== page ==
22yo ‘influencer’ making $34k a month
A 22-year-old Instagram influencer and "e-commerce entrepreneur" who claims to earn $US25,000 a month has been slammed for a bizarrely tone-deaf article bragging about her lifestyle.
Writing for Refinery29 's Money Diaries series, the anonymous New York woman said she earns between $US300,000 and $US360,000 a year selling Chinese-made handbags online but tries to put around $US20,000 a month into savings "so I never feel too flush and accidentally buy a Chanel bag".
The piece originally said $US50,000 a month and $US600,000 a year, but was edited "to more accurately reflect the OP's take-home pay".
Readers complained that she offered very little information about how she supposedly earns so much money, and instead spent most of the article bragging about her comically perfect millennial existence as a "healthy living influencer since high school".
"It is a beautiful Sunday outside, so my boyfriend, R., and I decide to picnic," day one of the in-depth seven-day account begins.
"A guy is trying to convince dog-walkers to try his weird coffee yoghurt drink. R. doesn't let me try the drink because he says they're not FDA-approved. I write down the coffee yoghurt brand on my list of new businesses. I like to keep a running list of new businesses that I see on social media, TV, subway ads, etc., and study their business models."
She describes how her biggest purchase of the week, a $US707 "preloved designer tote bag", was an "absolute steal" from its retail price of $US1900. She also pays $US95 to book a "dolphin excursion" on an upcoming cruise.
Bizarrely enough, on day two she describes spending $US7.53 for an Uber to and from the store to buy $US12 worth of candy, but on day five a $US6 fare home is too much. "I ain't a baller, so I take the subway home," she writes.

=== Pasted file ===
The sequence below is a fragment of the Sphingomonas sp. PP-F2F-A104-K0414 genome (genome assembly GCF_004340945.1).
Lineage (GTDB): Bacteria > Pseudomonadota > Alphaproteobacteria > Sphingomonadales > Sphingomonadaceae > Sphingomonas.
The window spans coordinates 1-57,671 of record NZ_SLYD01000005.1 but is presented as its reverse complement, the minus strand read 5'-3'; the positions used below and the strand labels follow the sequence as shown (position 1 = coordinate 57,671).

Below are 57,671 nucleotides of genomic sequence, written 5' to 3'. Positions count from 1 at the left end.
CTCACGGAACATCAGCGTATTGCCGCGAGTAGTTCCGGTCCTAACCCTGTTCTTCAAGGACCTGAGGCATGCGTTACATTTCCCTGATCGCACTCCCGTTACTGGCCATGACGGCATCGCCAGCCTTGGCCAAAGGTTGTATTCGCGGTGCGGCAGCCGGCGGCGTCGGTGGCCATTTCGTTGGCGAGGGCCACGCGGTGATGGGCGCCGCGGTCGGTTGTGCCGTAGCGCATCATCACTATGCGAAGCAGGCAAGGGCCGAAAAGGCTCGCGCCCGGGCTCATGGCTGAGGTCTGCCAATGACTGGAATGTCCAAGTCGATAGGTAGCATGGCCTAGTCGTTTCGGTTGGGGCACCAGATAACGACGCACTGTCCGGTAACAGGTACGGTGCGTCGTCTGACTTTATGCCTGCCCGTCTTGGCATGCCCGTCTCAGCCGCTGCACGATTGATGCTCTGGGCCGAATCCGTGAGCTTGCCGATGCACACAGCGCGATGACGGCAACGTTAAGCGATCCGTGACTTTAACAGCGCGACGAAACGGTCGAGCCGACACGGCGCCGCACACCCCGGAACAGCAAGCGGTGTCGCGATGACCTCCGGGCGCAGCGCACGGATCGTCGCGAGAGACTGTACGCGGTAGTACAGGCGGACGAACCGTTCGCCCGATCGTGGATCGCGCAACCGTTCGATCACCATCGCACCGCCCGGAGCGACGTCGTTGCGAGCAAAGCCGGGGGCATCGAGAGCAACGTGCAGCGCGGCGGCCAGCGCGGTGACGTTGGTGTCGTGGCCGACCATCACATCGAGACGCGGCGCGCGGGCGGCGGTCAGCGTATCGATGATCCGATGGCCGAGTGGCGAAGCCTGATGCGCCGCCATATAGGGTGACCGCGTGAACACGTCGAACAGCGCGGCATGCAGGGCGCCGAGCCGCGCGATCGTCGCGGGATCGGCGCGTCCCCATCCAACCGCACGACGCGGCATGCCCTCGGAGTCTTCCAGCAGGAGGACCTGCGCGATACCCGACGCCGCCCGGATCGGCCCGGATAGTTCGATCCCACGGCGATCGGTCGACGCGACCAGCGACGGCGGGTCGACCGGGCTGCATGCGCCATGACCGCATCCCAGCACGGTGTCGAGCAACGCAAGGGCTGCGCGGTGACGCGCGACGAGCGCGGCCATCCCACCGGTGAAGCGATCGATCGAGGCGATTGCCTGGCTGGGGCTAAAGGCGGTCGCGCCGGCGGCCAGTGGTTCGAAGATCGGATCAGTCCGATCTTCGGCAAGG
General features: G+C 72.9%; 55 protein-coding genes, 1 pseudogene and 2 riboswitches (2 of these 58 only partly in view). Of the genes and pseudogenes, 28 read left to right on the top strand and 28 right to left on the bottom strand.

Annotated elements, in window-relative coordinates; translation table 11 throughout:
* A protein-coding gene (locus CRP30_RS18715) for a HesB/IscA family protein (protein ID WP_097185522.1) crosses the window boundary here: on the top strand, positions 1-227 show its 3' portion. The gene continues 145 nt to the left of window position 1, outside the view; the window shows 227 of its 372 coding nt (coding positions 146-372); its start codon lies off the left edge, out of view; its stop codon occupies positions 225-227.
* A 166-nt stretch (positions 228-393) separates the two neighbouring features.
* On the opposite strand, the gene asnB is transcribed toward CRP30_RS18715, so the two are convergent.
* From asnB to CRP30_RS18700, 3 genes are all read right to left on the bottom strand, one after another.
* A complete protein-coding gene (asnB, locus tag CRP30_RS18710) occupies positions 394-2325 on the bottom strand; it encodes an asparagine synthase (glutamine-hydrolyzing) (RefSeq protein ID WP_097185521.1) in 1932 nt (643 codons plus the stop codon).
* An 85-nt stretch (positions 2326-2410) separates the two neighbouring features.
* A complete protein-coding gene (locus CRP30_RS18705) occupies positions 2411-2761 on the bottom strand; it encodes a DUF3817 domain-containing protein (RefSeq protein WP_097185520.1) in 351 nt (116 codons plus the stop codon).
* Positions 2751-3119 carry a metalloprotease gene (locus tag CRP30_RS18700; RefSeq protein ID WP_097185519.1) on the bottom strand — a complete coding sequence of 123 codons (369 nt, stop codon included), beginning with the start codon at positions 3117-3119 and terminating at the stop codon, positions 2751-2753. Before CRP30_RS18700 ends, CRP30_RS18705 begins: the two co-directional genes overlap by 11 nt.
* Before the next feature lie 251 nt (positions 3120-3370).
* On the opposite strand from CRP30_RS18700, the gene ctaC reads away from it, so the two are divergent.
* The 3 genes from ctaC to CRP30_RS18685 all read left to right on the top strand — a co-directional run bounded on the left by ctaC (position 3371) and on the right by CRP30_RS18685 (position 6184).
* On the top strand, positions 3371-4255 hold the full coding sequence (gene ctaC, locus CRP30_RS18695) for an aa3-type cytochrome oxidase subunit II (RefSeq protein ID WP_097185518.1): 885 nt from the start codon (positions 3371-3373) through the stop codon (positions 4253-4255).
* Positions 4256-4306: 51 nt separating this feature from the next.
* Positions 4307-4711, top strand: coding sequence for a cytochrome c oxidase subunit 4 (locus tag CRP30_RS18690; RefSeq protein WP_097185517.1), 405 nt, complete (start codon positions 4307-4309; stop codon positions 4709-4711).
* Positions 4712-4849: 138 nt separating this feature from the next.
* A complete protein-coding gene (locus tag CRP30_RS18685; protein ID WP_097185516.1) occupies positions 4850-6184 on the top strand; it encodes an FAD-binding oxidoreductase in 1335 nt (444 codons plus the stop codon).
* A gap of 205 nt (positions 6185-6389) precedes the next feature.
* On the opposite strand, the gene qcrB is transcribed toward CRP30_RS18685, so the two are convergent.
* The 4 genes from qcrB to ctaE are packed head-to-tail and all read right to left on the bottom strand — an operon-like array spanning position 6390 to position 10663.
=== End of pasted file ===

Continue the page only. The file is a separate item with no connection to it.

By the end of the week her total spend comes to $US1732.15, mainly on clothes, beauty and food - including a pizza she gave to her roommates after she had "forgotten I ordered it".
The diary sparked a massive backlash from readers this week, with some questioning whether it was satire.
"This seemed like one of those 'I read a bot over 1000 hours of Money Diaries and asked it to write its own' and this is the result," one reader said.
"Not throwing shade but read the room R29, it's 2018 + the 1 per cent's moment is over," one user wrote on Twitter.
"I wanted to stab my eyes with my $1.50 ballpoint pen when reading this," another said.
Another added, "Does Refinery29 ever do a Money Diary on someone in their mid 30s making a little over $26,000 a year before taxes, working two jobs, with almost $50,000 in school loans and no bachelor's degree? Cuz I volunteer. The diary would be nice and short."
Many called BS on the piece itself, saying things didn't add up.
"A 'healthy living influencer' but didn't work out once and ate mostly garbage?" one reader noted.
Her business raised eyebrows as well. On day six, she wakes up and decides "today is the day I will hire a customer service agent" as she's sick of "fielding upwards of 30 emails a day".
"I post a job on Upwork," she writes. "I find one guy I like and spend the day onboarding him. He installs some new software for me and my inbox and ticketing system are instantly more organised. Hooray for having someone else put out fires!"
One reader commented, "You're not making $50,000 a month and only handling 30 emails a day. I get 30 emails in an hour."
Another asked, "Who decides to add an employee, finds a candidate, interviews, hires, and puts them to work all same day? Are we supposed to believe this? And if that's how she manages business decisions then I have major side-eye at her claim to bring in several hundred thousand a year."
Many questioned whether her business was possible in the way she described.
"As someone in supply chain, there's no way this woman's business is real," one reader wrote. "She's talking about planning inventory for the holiday season, a week before Thanksgiving. The company I work for, we've been planning holiday inventory since April since it all has to be imported."
Another called out the conspicuous brand-name dropping.
"Me thinks this was a made-up diary paid for by Zaful Bikinis, Clorox Wipes, Amazon, Trader Joe's, all the brands in Sephora, Coke, Coco the movie, Sour Patch Watermelons, UPS, dolphin excursions, Mango, McDonald's, Amazon again, Tupperware and Chanel," they said.
Many agreed on the "biggest red flag", however. "Never ever have I ever ordered a pizza and FORGOTTEN I ORDERED IT."